> > On Wed, 24 Sep 2003, Scott Long wrote: > >> I'm a big advocate of using libmap to deal with this. > > Ditto. > > Based on the results seen thus far, my preference would really be for: > > (1) Keep -pthread, make it imply -lpthread, saving a lot of hassle. > > (2) Ship all packages and binaries using threading with -lpthread -- > i.e., > a dynamic library dependency on libpthread. This will mean that > administrators don't have to list each possible threading library in > /etc/libmap.conf in order to be sure they caught all of them. > > (3) Use libmap to perform the necessary substitution on a > per-application > or per-system basis. If libpthread isn't available on an > architecture, default ship libmap.conf to substitute libthr for > libpthread on the platform for all applications. Or libc_r, or > whatever. > > This will result in all applications we ship having a consistent thread > library name so that administrators can substitute more easily. > libpthread would give you M:N threading by default, but it would be easy > to perform local changes to improve performance for applications that > specifically benefit from 1:1 threading, cothreads, etc. Or if a > serious compatibility bug is found between libpthread and an > application, they can substitute easily as well. I suppose this case > might imply (4): > > (4) If an application is known to be compatible only with a specific > threading model, do hard-code that in the application build somehow.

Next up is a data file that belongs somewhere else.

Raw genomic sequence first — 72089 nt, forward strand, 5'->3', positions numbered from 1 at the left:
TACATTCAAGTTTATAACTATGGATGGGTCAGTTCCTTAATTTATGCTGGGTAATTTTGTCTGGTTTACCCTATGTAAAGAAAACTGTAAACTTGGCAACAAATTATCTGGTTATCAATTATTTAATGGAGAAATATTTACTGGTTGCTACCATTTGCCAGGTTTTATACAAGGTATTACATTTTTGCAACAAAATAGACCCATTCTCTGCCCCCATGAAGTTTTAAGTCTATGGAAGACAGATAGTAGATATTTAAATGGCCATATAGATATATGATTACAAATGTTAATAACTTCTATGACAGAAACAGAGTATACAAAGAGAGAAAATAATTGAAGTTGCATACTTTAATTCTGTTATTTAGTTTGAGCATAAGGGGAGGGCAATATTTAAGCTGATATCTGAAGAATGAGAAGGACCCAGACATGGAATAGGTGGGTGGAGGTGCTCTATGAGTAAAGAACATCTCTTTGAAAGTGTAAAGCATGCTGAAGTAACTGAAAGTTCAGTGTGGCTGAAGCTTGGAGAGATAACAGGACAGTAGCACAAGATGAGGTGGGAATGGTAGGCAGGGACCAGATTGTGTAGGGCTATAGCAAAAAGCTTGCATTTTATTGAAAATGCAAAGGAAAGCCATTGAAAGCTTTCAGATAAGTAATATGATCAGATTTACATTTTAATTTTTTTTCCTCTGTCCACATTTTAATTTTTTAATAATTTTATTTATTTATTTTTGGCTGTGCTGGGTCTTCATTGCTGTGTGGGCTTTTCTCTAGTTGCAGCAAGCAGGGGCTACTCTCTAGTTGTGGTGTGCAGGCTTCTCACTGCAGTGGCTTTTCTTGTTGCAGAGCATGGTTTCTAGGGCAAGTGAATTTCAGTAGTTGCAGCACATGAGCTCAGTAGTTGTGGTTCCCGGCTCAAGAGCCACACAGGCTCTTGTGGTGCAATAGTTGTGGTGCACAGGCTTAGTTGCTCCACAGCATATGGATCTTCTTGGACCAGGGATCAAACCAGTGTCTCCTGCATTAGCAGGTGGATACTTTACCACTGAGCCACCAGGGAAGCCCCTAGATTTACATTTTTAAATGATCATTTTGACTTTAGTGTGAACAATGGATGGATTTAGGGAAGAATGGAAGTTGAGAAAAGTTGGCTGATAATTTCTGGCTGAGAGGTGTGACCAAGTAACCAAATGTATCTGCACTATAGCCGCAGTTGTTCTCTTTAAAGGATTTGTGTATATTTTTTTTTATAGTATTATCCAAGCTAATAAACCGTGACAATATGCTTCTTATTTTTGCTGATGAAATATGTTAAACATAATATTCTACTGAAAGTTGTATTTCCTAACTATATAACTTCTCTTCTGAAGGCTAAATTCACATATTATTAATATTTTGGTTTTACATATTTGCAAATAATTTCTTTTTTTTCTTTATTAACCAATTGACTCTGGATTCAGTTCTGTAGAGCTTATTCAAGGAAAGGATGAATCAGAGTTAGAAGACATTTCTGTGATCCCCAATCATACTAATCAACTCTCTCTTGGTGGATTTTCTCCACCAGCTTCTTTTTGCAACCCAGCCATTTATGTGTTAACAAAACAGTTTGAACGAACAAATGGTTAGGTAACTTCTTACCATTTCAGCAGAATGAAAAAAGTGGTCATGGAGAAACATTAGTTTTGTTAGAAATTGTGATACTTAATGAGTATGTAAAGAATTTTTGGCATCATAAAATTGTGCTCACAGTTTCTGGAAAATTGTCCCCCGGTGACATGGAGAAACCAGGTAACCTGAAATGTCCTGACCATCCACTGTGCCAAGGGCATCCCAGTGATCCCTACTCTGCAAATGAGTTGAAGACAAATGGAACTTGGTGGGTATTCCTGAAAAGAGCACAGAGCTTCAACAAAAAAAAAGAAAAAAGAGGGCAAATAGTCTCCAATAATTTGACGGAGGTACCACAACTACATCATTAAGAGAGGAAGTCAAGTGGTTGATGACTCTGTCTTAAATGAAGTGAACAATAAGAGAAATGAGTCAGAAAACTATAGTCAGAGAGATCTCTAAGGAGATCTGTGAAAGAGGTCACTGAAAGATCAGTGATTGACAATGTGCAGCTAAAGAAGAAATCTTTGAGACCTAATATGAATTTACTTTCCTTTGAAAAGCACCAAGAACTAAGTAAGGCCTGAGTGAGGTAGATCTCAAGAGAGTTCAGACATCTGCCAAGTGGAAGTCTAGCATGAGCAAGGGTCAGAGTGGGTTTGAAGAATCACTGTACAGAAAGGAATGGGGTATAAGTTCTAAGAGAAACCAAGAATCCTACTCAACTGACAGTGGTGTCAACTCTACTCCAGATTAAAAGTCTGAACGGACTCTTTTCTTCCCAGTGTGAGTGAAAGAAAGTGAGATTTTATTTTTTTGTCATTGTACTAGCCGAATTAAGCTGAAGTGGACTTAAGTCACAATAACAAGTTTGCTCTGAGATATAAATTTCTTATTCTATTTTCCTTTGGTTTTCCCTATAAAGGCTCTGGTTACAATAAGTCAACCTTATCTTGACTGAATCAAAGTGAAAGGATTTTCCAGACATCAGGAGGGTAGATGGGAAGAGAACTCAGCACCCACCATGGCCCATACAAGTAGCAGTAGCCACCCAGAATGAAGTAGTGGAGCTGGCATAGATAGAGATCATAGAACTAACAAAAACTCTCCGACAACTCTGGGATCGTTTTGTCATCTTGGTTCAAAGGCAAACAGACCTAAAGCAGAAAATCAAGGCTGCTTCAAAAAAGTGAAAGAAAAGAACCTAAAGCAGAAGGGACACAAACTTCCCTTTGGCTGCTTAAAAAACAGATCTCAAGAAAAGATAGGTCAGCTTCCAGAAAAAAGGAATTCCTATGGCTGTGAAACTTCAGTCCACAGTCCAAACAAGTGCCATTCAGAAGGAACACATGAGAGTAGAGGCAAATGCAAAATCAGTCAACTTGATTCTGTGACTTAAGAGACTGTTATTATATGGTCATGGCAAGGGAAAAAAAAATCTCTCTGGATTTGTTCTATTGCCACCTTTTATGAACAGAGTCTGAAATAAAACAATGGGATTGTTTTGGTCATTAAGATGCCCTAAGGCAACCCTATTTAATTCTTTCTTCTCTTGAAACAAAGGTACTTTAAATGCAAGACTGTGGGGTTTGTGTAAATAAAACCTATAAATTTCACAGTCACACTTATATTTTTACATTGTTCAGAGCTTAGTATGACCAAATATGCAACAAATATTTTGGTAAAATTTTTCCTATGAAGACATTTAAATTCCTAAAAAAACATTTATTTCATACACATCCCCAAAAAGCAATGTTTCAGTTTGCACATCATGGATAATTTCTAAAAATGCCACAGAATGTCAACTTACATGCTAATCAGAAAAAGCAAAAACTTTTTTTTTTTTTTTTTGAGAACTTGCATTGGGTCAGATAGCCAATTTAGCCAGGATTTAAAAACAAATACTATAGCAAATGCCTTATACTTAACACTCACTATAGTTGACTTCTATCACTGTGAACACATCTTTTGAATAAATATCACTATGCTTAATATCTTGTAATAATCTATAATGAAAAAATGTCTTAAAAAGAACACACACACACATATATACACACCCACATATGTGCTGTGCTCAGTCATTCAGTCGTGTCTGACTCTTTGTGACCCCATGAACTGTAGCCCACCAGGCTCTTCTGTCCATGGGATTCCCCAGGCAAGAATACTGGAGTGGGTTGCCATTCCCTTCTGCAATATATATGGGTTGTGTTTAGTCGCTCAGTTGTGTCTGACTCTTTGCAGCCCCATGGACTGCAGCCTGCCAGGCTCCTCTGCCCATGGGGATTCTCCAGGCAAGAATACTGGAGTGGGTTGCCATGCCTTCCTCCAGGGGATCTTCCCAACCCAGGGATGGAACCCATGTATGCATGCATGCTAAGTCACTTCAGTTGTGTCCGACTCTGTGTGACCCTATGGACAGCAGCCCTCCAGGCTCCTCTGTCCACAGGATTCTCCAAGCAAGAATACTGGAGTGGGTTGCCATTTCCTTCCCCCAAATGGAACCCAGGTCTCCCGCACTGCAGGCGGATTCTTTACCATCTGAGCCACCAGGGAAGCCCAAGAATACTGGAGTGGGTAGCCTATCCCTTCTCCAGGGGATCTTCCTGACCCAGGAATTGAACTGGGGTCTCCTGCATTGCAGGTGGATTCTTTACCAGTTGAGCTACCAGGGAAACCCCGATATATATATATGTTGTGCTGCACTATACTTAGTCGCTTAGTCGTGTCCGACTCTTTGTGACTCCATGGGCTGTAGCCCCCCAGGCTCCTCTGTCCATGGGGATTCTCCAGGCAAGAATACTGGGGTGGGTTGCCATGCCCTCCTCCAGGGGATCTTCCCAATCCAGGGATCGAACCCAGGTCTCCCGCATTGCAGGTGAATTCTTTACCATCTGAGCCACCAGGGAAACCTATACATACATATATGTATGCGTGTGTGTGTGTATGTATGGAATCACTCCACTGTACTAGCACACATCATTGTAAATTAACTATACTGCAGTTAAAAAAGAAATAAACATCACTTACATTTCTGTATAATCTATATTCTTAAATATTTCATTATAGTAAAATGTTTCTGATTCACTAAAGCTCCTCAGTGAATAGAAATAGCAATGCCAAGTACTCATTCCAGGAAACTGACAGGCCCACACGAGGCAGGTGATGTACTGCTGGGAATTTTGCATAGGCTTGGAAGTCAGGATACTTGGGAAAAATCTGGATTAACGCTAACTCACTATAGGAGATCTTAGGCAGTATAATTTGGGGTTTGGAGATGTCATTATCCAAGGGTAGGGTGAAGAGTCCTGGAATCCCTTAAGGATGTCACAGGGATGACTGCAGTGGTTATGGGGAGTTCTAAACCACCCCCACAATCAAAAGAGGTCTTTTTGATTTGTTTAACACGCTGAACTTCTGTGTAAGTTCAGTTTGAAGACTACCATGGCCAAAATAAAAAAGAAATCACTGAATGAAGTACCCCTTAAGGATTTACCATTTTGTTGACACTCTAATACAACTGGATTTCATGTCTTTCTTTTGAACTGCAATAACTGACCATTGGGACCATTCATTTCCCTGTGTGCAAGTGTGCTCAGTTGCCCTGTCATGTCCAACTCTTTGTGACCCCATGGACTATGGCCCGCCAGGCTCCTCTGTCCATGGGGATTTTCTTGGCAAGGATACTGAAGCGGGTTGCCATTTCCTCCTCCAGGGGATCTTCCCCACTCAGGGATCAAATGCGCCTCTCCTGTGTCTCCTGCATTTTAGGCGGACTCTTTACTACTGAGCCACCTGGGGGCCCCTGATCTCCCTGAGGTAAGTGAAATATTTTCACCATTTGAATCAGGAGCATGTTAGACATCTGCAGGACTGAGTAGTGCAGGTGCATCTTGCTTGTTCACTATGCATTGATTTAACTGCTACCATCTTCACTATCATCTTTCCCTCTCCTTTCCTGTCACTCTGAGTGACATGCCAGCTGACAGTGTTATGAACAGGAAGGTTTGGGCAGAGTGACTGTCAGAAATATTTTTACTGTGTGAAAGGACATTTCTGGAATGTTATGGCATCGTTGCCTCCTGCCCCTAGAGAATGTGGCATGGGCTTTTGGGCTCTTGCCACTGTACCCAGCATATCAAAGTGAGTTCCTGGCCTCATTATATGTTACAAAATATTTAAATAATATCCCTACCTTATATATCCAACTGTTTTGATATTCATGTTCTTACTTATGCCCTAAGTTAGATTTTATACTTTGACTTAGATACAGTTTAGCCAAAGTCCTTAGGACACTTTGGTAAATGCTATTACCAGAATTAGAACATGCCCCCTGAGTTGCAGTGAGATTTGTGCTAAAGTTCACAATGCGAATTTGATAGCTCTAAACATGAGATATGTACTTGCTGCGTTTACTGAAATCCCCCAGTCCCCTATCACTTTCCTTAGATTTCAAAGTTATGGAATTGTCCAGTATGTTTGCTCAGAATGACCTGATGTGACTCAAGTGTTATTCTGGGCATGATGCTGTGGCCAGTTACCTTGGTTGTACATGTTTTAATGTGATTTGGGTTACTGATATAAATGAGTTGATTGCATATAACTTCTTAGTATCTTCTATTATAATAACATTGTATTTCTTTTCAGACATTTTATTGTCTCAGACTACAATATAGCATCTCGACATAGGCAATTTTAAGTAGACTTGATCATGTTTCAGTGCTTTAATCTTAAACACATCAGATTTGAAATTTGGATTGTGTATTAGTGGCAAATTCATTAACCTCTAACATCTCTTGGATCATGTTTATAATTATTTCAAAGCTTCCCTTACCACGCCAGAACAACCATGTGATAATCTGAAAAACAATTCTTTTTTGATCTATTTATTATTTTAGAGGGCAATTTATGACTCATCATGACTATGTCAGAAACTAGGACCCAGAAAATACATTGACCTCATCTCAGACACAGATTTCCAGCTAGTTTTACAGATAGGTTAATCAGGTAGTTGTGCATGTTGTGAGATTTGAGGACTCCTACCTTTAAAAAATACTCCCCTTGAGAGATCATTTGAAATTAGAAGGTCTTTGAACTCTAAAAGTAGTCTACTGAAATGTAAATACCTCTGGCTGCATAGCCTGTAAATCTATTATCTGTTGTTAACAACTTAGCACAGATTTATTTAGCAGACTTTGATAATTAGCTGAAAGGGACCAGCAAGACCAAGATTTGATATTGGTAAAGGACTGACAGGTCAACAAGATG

This sounds to me like the best solution I've seen so far. We have libmap, so why not use it? Only expert users will probably want to play with different thread libraries, and they can find out about libmap.conf themselves. Arjan _______________________________________________ [EMAIL PROTECTED] mailing list http://lists.freebsd.org/mailman/listinfo/freebsd-current To unsubscribe, send any mail to "[EMAIL PROTECTED]"